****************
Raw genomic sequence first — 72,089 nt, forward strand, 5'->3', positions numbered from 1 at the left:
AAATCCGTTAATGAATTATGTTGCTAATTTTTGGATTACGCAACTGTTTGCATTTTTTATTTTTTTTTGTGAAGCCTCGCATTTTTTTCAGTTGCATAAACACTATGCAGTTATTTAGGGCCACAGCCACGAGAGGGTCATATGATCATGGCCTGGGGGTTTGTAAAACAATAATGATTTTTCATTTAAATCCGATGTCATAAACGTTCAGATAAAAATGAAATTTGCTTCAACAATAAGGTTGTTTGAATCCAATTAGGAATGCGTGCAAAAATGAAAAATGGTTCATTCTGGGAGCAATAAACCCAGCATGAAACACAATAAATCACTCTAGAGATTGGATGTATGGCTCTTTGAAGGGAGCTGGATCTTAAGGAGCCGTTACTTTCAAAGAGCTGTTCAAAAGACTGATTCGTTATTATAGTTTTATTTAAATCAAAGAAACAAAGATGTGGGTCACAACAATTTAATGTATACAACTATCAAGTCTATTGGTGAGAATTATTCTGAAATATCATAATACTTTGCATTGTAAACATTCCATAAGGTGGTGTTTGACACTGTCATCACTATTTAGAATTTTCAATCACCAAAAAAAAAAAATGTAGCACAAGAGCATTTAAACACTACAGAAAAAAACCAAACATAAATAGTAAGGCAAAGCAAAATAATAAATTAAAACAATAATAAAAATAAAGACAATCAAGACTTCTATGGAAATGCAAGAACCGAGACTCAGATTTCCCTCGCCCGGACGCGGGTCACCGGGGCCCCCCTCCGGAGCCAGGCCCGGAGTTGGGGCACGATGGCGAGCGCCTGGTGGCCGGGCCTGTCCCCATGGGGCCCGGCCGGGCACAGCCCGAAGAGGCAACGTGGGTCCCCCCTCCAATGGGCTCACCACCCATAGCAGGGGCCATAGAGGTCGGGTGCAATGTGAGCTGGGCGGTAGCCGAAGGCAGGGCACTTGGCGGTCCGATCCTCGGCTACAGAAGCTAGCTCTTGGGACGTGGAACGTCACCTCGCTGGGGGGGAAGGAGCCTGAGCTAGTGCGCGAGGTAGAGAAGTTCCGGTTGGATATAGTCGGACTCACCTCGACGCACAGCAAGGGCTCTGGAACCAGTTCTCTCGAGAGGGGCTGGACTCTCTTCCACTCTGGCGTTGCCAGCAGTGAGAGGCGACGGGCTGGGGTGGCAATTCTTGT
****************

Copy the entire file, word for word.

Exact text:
Raw genomic sequence first — 72,089 nt, forward strand, 5'->3', positions numbered from 1 at the left:
AAATCCGTTAATGAATTATGTTGCTAATTTTTGGATTACGCAACTGTTTGCATTTTTTATTTTTTTTTGTGAAGCCTCGCATTTTTTTCAGTTGCATAAACACTATGCAGTTATTTAGGGCCACAGCCACGAGAGGGTCATATGATCATGGCCTGGGGGTTTGTAAAACAATAATGATTTTTCATTTAAATCCGATGTCATAAACGTTCAGATAAAAATGAAATTTGCTTCAACAATAAGGTTGTTTGAATCCAATTAGGAATGCGTGCAAAAATGAAAAATGGTTCATTCTGGGAGCAATAAACCCAGCATGAAACACAATAAATCACTCTAGAGATTGGATGTATGGCTCTTTGAAGGGAGCTGGATCTTAAGGAGCCGTTACTTTCAAAGAGCTGTTCAAAAGACTGATTCGTTATTATAGTTTTATTTAAATCAAAGAAACAAAGATGTGGGTCACAACAATTTAATGTATACAACTATCAAGTCTATTGGTGAGAATTATTCTGAAATATCATAATACTTTGCATTGTAAACATTCCATAAGGTGGTGTTTGACACTGTCATCACTATTTAGAATTTTCAATCACCAAAAAAAAAAAATGTAGCACAAGAGCATTTAAACACTACAGAAAAAAACCAAACATAAATAGTAAGGCAAAGCAAAATAATAAATTAAAACAATAATAAAAATAAAGACAATCAAGACTTCTATGGAAATGCAAGAACCGAGACTCAGATTTCCCTCGCCCGGACGCGGGTCACCGGGGCCCCCCTCCGGAGCCAGGCCCGGAGTTGGGGCACGATGGCGAGCGCCTGGTGGCCGGGCCTGTCCCCATGGGGCCCGGCCGGGCACAGCCCGAAGAGGCAACGTGGGTCCCCCCTCCAATGGGCTCACCACCCATAGCAGGGGCCATAGAGGTCGGGTGCAATGTGAGCTGGGCGGTAGCCGAAGGCAGGGCACTTGGCGGTCCGATCCTCGGCTACAGAAGCTAGCTCTTGGGACGTGGAACGTCACCTCGCTGGGGGGGAAGGAGCCTGAGCTAGTGCGCGAGGTAGAGAAGTTCCGGTTGGATATAGTCGGACTCACCTCGACGCACAGCAAGGGCTCTGGAACCAGTTCTCTCGAGAGGGGCTGGACTCTCTTCCACTCTGGCGTTGCCAGCAGTGAGAGGCGACGGGCTGGGGTGGCAATTCTTGT